Poland targets €350mn annual windfall as it finally outlines retail tax proposal

By bne IntelliNews May 24, 2016

Poland hopes to reap PLN1.53bn (€345mn) for the state budget from its planned retail tax, the finance ministry said on May 24.

The government finally tabled its proposal for the levy on retail turnover on May 23. The ruling Law & Justice (PiS) is hunting revenue to power the flagship spending programmes it promised during its successful campaign for the election in November 2015, several of which have been delayed by mounting concern over fiscal management. Meanwhile, the tax threatens to have a spillover effect for Poland's farmers and food processors, who are already under pressure.

The finance ministry proposes to tax retail turnover exceeding a monthly cap of PLN17mn. Monthly turnover of PLN17-170mn will be taxed 0.8%, while that exceeding PLN170mn per month will be covered by a 1.4% tax rate, the ministry said in a statement.

The ministry forecasts the tax will net PLN638mn for the budget in 2016. The projected revenue from the tax in 2017 and beyond is expected at PLN1.53bn annually.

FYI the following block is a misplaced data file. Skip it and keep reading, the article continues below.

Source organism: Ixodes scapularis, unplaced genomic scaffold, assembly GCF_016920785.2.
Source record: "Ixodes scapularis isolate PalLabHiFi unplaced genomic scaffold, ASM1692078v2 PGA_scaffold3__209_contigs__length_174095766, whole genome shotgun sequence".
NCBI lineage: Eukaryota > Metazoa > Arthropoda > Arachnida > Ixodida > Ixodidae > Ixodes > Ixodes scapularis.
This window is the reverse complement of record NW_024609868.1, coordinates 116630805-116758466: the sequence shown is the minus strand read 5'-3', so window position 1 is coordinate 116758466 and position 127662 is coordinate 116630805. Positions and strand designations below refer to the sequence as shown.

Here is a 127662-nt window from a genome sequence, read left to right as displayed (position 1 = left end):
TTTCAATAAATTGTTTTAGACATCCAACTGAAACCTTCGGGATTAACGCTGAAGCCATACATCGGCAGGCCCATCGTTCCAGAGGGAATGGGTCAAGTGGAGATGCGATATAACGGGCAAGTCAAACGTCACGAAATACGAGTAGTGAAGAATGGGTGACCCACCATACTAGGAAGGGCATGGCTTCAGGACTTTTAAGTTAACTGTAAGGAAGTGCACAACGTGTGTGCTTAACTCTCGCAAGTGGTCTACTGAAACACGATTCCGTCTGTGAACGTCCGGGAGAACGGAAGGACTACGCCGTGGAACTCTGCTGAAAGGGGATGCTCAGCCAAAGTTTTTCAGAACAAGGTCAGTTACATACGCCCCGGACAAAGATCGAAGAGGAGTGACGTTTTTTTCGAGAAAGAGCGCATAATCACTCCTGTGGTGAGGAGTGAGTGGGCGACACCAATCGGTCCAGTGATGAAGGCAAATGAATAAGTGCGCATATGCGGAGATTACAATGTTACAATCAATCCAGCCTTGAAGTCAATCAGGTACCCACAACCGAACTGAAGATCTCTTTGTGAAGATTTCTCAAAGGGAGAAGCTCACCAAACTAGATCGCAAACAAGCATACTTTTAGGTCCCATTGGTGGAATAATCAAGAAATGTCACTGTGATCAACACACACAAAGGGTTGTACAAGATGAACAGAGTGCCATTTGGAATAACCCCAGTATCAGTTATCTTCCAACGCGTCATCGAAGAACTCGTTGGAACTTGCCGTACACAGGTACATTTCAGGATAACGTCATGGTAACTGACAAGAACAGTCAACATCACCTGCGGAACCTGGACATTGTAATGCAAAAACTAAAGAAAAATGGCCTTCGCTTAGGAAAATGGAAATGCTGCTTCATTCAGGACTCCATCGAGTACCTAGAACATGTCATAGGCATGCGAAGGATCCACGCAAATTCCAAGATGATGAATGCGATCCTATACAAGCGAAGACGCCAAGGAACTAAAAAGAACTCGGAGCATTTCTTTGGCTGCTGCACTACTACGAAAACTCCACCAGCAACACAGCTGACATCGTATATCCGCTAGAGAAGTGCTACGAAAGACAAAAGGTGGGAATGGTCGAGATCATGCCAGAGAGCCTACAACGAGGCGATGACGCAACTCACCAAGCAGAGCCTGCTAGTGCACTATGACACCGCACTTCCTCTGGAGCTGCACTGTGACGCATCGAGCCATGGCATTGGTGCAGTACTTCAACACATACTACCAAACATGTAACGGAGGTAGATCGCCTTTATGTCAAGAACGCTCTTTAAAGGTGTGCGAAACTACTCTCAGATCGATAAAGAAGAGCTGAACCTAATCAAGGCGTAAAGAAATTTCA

The proposal will now be discussed by government, and then by the PiS dominated parliament. Analysts say they expect the levy will not be implemented September, as companies will have to adapt to the new environment.

Commodities such as natural gas or coal, fuels used for heating, as well as water, and medicines will be exempt from the tax, the ministry said. Sales over the internet will not be taxed. Companies paying the tax will also be entitled to deduct payments from their corporate income tax base.

The retail tax is also a measure to protect Polish retailers in a market increasingly dominated by large foreign-owned chains, the government claims. A similar tax was introduced in Hungary, only for the European Union to strike it in 2015 as unlawful. That has had Warsaw working carefully to avoid a similar fate for its levy.

Analysts at Erste predict that the largest retailers will be able to pass much of the cost of the new tax onto suppliers. That will not go down well with Poland's farmers and food processors, who are already under pressure due to the Russian embargo on EU food imports.

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